Lawyer of the Month: Claire Mitchell QC

Lawyer of the Month: Claire Mitchell QC

Claire Mitchell QC

As someone who was inspired to become a lawyer after watching Granada TV show Crown Court, Claire Mitchell QC has always loved the drama of advocacy.

“Crown Court was my first experience of the legal process and of true crime – I know it wasn’t true, but I was watching it as if it had happened and I was absolutely fascinated by the theatre of the court,” she says.

It is perhaps unsurprising, then, that Ms Mitchell should have gravitated towards conducting criminal appeals, with the theatricality of the appeal court never failing to remind her why she entered the profession in the first place.

“The first time I went and saw someone doing an appeal I thought it was amazing; I loved the theatre of it,” she says.

“I still remember the excitement of watching for the first time someone doing a sentencing appeal – they were so eloquent and passionate. I loved the interaction between the bench and the counsel.

“At the end of the case the three judges got together in a huddle at the back of the court. They had a two-minute chat then gave their decision right away. It wasn’t just justice being done, but justice being seen to be done.”

Aside from the theatricality of the appeal court, helping people right wrongs that have been committed against them is the main reason Ms Mitchell chose to focus her practice on criminal appeals.

It is also one of the main reasons she has embarked on a campaign to seek justice for the thousands of women convicted and executed as witches in Scotland between the sixteenth and eighteenth centuries. As debate rages about the role statues and other memorials have to play in the public’s understanding of history, the campaign – which hopes to secure not only a pardon but a public memorial for Scotland’s so-called witches – could not be more timely.

“When I moved to Edinburgh I lived in the Old Town and was aware of the fact that just up the road women were convicted in the courts and further up near the castle they were executed. I was living in that history,” Ms Mitchell explains.

“The reason I got involved is I was walking in Princes Street Gardens and I was looking at all the memorials and they related to wars most of the time. I’m not saying for an instant that we shouldn’t have those – it’s important to honour that – but I came up to the top of the gardens and saw a life-size statue to Wojtek the bear, who had done great things in the Second World War, and I thought there’s not one named woman on a statue in this place. I thought there are hundreds of women who suffered miscarriages of justice in this park and they don’t have so much as a mention.”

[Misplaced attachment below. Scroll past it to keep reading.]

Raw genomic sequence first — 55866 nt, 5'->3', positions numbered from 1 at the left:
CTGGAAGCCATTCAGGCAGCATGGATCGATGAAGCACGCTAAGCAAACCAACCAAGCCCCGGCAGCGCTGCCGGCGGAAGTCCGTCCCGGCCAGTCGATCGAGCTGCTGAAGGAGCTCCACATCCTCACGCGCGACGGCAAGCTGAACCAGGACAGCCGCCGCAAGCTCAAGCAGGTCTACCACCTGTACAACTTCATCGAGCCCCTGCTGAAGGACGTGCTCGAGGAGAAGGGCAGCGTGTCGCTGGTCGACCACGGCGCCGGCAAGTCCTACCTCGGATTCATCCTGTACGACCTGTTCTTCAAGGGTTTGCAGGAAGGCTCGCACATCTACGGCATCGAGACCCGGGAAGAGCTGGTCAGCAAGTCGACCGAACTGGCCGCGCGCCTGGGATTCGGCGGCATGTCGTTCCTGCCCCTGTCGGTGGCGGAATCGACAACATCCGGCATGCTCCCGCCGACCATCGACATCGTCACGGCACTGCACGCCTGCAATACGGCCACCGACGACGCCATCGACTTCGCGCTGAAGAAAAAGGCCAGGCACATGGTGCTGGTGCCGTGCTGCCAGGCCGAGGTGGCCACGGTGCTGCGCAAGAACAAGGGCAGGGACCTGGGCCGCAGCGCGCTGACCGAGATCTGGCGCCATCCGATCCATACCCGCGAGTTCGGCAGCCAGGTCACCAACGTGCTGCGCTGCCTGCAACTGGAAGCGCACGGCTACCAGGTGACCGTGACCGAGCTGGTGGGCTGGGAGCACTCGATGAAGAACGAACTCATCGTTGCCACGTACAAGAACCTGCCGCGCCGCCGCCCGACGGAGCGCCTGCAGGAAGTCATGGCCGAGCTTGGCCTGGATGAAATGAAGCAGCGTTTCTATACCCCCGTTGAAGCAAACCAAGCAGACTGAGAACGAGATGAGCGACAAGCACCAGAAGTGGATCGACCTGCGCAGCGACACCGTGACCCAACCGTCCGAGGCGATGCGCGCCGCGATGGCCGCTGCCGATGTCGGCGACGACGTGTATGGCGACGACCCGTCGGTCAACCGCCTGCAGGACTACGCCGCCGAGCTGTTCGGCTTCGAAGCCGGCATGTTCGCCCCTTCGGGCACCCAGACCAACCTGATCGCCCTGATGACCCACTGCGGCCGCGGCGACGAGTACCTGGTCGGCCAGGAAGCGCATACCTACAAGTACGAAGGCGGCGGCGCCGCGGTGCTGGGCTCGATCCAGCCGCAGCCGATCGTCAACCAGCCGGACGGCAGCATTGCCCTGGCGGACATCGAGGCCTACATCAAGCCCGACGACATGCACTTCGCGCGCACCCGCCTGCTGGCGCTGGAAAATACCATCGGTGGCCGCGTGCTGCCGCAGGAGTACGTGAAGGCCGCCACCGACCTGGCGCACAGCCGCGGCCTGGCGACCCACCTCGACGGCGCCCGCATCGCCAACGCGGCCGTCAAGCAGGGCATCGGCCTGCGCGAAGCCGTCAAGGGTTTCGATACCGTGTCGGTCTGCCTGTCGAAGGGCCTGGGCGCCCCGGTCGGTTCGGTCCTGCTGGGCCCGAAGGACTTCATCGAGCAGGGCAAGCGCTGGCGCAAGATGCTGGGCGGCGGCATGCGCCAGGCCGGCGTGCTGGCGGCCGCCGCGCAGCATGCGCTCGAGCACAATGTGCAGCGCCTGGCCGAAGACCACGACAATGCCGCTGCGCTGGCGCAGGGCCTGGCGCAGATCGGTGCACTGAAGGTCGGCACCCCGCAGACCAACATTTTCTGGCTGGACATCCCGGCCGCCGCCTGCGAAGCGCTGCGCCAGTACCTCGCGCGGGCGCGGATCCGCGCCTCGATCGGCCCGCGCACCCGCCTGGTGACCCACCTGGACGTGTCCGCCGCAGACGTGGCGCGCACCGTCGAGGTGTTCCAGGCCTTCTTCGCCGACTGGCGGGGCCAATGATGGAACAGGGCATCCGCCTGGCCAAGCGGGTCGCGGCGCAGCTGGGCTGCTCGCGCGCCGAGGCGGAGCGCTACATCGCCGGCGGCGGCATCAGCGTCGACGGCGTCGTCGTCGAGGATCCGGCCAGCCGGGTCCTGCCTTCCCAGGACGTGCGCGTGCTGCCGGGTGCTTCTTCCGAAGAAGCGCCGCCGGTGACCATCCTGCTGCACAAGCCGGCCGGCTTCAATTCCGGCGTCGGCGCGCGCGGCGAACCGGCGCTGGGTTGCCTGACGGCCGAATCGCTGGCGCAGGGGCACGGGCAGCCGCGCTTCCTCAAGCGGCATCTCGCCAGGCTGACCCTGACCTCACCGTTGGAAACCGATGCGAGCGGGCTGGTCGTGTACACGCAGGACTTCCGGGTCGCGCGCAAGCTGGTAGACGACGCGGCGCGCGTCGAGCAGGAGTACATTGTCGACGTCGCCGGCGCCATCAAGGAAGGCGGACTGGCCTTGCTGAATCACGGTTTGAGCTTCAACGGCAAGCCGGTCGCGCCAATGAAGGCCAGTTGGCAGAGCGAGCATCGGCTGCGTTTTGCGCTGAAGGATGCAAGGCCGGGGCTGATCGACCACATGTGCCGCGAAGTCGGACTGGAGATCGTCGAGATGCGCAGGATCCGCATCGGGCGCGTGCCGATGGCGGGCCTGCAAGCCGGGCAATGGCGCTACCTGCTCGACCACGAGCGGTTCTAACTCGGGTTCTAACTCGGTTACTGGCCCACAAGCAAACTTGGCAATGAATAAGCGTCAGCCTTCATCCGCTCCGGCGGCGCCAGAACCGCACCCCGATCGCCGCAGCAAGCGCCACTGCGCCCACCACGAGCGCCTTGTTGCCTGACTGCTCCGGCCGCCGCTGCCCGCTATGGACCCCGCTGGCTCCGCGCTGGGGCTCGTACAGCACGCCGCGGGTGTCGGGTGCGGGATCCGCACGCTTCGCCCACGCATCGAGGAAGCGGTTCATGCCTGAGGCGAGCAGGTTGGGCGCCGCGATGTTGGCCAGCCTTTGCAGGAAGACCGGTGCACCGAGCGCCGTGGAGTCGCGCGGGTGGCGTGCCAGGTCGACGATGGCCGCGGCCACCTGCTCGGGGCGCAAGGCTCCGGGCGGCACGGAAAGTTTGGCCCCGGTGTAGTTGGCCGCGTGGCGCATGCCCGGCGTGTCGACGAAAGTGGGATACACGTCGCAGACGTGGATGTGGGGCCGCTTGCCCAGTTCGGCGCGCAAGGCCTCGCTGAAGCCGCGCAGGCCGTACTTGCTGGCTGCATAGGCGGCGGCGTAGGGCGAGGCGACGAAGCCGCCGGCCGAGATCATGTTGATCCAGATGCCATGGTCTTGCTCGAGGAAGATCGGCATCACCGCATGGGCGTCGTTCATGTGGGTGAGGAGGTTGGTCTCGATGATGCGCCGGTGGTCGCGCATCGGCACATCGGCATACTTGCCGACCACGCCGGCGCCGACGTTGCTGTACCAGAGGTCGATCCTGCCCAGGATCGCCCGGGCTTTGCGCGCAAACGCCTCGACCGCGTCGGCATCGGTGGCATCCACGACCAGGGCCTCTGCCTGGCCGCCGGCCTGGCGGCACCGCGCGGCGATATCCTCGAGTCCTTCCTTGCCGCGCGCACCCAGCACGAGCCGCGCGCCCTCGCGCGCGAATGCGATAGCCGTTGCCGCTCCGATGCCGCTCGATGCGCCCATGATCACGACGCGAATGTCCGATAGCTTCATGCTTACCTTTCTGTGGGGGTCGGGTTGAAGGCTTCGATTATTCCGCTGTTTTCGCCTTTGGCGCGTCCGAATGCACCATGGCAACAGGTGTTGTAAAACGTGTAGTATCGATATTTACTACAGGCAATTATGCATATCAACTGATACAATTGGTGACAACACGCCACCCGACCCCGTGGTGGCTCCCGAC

Though there have been countless miscarriages of justice over the centuries, Ms Mitchell says the story of Scotland’s witches was of particular interest because it had affected so any women who, in their own lifetimes, had no means of defending themselves.

“Part of the whole thing that angers me is that women weren’t competent to say anything on their own behalf,” she notes. “This is where my interest in history, my interest in human rights, my interest in miscarriages of justice and my interest in ensuring female visibility came together in the one moment and I thought I want to do something about this.”

An event planned for early April – at which Ms Mitchell, Edinburgh University historian Professor Julian Goodare and author Sara Sheridan were planning to make the case for pardoning Scotland’s witches – had to be postponed due to the coronavirus lockdown. But Ms Mitchell is pressing ahead with plans to petition the Scottish Government in order to secure an official pardon for those who were convicted of witchcraft, a public apology for those who were tortured but not convicted, and a public memorial or memorials to remember them by.

“There are a number of sites all over Scotland where hundreds of women and men [were executed],” Ms Mitchell says. “I don’t mind if it’s one public memorial or six public memorials, but I would like some kind of public recognition that these things happened and shouldn’t have.

“These women were obliterated from society; they were strangled to get rid of them then they were burnt to get rid of the vestiges of them. I’m a realist; I’m acutely aware that the country might not be able to afford anything at the moment, but an apology or pardon would cost time but not much money.”

Much of the promotion for the campaign is being conducted via Twitter, a resource Ms Mitchell says is not only allowing her to bring the story of the witches of Scotland to a wider audience but to connect with people who would like to follow her into the legal profession too. Television shows like Crown Court may have had an influence on her generation, she says, but social media is what is driving interactions now.

“People contact me on Twitter to ask my views; students contact me to ask about how to become an advocate. That’s great – it breaks down barriers,” she says.

“If someone saw you in court they might be a bit reticent about speaking to you, but in the modern world they can just drop you a tweet.

“It might be that we’ve moved away from TV and people will decide to become a lawyer after speaking to them and engaging online.”

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